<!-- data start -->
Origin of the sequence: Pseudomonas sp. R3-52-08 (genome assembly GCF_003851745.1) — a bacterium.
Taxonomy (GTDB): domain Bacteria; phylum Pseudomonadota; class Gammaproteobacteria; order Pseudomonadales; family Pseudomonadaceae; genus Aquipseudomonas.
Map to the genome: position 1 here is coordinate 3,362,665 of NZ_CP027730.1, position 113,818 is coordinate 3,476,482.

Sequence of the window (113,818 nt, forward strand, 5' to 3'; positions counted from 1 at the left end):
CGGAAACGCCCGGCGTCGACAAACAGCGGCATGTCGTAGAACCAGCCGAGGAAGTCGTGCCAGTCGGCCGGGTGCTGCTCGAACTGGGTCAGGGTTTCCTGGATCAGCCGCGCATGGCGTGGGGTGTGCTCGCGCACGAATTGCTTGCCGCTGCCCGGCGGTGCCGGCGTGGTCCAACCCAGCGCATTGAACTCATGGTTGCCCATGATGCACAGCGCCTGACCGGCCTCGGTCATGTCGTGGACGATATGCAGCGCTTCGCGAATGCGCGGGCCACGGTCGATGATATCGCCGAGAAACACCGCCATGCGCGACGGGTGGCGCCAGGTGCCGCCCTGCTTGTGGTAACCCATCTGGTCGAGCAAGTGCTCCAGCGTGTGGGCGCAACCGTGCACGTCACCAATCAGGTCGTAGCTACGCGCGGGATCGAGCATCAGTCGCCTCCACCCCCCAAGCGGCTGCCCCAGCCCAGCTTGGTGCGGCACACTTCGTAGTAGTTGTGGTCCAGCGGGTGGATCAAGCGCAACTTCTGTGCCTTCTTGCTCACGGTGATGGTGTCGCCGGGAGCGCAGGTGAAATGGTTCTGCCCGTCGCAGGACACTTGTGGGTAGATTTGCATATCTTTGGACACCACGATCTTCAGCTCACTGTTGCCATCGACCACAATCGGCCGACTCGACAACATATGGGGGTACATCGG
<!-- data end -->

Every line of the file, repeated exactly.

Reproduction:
Origin of the sequence: Pseudomonas sp. R3-52-08 (genome assembly GCF_003851745.1) — a bacterium.
Taxonomy (GTDB): domain Bacteria; phylum Pseudomonadota; class Gammaproteobacteria; order Pseudomonadales; family Pseudomonadaceae; genus Aquipseudomonas.
Map to the genome: position 1 here is coordinate 3,362,665 of NZ_CP027730.1, position 113,818 is coordinate 3,476,482.

Sequence of the window (113,818 nt, forward strand, 5' to 3'; positions counted from 1 at the left end):
CGGAAACGCCCGGCGTCGACAAACAGCGGCATGTCGTAGAACCAGCCGAGGAAGTCGTGCCAGTCGGCCGGGTGCTGCTCGAACTGGGTCAGGGTTTCCTGGATCAGCCGCGCATGGCGTGGGGTGTGCTCGCGCACGAATTGCTTGCCGCTGCCCGGCGGTGCCGGCGTGGTCCAACCCAGCGCATTGAACTCATGGTTGCCCATGATGCACAGCGCCTGACCGGCCTCGGTCATGTCGTGGACGATATGCAGCGCTTCGCGAATGCGCGGGCCACGGTCGATGATATCGCCGAGAAACACCGCCATGCGCGACGGGTGGCGCCAGGTGCCGCCCTGCTTGTGGTAACCCATCTGGTCGAGCAAGTGCTCCAGCGTGTGGGCGCAACCGTGCACGTCACCAATCAGGTCGTAGCTACGCGCGGGATCGAGCATCAGTCGCCTCCACCCCCCAAGCGGCTGCCCCAGCCCAGCTTGGTGCGGCACACTTCGTAGTAGTTGTGGTCCAGCGGGTGGATCAAGCGCAACTTCTGTGCCTTCTTGCTCACGGTGATGGTGTCGCCGGGAGCGCAGGTGAAATGGTTCTGCCCGTCGCAGGACACTTGTGGGTAGATTTGCATATCTTTGGACACCACGATCTTCAGCTCACTGTTGCCATCGACCACAATCGGCCGACTCGACAACATATGGGGGTACATCGG